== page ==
06 March 2015

Federal Presents, the 2015 edition #nlpoli

November 2005.

The Harris Centre at Memorial University issued a report on the number of federal public servants working in Newfoundland and Labrador.

With a Liberal administration in Ottawa and with a provincial Conservative government that enjoyed shooting at foreign enemies,  the whole argument about federal presence was a big deal.

05 March 2015

The Offshore Ownership Fight Examined #nlpoli

Last year was the 30th anniversary of one of the most significant events not only in the history of Newfoundland and Labrador but of Canada as a whole.

The agreement between the federal and provincial governments known as the Atlantic Accord resolved a dispute over the control of oil and gas resources offshore Newfoundland and Labrador.

Ray Blake is a historian at the University of Regina with a research interest in federal-provincial relations.  His latest article is “Politics and the Federal Principle in Canada: Newfoundland Offshore Oil Development and the Quest for Political Stability and Economic Justice.” (Canadian Historical Review, volume 96, number 1, March 2015)

Here are some extracts from the last two paragraphs:

Federalism and the Constitution were not established as simple instruments of coercion to impose a final victory between the two orders of government. They were designed to manage and mediate, not eliminate, conflict, but in the offshore dispute no compromise was achieved between successive Newfoundland premiers and the
federal government.

The Atlantic Accord represented a new approach to federalism and regional development. Peckford’s federalist dreams had come in a bilateral political agreement, not a constitutional one, and it applied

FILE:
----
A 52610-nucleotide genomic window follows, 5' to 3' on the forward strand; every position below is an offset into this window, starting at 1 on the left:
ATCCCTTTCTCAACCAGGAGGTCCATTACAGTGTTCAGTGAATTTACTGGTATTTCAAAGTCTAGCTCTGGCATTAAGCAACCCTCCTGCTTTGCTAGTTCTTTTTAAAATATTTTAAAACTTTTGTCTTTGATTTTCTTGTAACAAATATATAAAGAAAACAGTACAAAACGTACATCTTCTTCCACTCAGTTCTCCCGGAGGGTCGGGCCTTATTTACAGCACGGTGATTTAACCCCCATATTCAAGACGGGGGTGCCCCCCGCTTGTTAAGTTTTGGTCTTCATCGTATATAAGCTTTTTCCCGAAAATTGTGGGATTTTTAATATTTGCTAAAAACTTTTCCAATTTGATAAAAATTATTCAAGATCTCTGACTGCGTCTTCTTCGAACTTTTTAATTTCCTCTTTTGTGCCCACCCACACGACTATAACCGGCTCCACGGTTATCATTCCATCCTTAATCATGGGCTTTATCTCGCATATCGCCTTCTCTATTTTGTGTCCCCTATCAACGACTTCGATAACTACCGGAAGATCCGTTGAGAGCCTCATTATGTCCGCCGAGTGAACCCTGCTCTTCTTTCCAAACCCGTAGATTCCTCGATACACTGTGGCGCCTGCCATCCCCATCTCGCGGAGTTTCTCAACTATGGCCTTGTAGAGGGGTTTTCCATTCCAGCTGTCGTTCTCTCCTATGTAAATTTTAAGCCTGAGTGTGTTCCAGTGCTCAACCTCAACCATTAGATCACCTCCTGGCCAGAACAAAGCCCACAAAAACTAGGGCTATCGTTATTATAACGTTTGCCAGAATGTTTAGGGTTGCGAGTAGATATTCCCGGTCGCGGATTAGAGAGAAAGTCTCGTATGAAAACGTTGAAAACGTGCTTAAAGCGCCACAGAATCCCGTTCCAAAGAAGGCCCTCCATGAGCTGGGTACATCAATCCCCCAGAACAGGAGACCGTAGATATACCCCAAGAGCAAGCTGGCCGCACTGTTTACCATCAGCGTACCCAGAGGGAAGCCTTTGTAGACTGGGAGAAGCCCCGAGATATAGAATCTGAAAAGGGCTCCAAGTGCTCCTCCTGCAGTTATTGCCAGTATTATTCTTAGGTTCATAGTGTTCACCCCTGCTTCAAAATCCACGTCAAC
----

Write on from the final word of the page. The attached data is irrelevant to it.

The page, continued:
only to oil and gas, not to fisheries or electricity. … Peckford succeeded in reducing the power and influence of the national bureaucracy in one sector of the Newfoundland and Labrador economy.

Blake has written a concise account of the dispute and the resolution.  He has also captured the importance of the final agreement.  As recent as this history is,  too many people seem unaware of it.  Blake’s article will help change that.

This article is based on research for Blake’s book - Lions or Jellyfish?  Newfoundland-Ottawa Relations since 1957 – due later this year. 


04 March 2015

The Abacus Insight #nlpoli

[Updated:  1715 hrs]

By lunch time today, you’ll have Corporate Research Associate’s latest quarterly omnibus poll.  Odds are the overall numbers on party choice for provincial politics will be in line with all the other polls we’ve seen over the last while.

What sets Abacus Data’s poll released on Tuesday is that Abacus asked a bunch of questions that give much greater insight into local public opinion than what you’ve seen from the other opinion research firms.

Before we get to that stuff, let’s look at the party choice numbers.

03 March 2015

Class Conflict #nlpoli

The former Premier.

The premier wannabe.

kent swear jar


Obesity in Newfoundland and Labrador #nlpoli

A study published in 2014 in the Canadian Medical Association Journal projected that 71 percent of people in Newfoundland and Labrador would be overweight or obese by 2019.

Think about and then reconsider comments by a Norwegian writer working for the New York Times.


02 March 2015

The Elephant in the Room, the Astigmatic Seer, and other horrifying budget tales #nlpoli

Has anyone noticed a small problem in all the discussions about next year’s budget?

On Point’s David Cochrane had both NAPE’s Carol Furlong and the Conservative’s pet economist Wade Locke on the show to talk about the next budget.  Carol was warning against cuts.  Locke was talking about a request by Tom Marshall last year to reform the provincial income tax system. Locke and his students – are busily working them up, in close co-operation with the provincial finance department.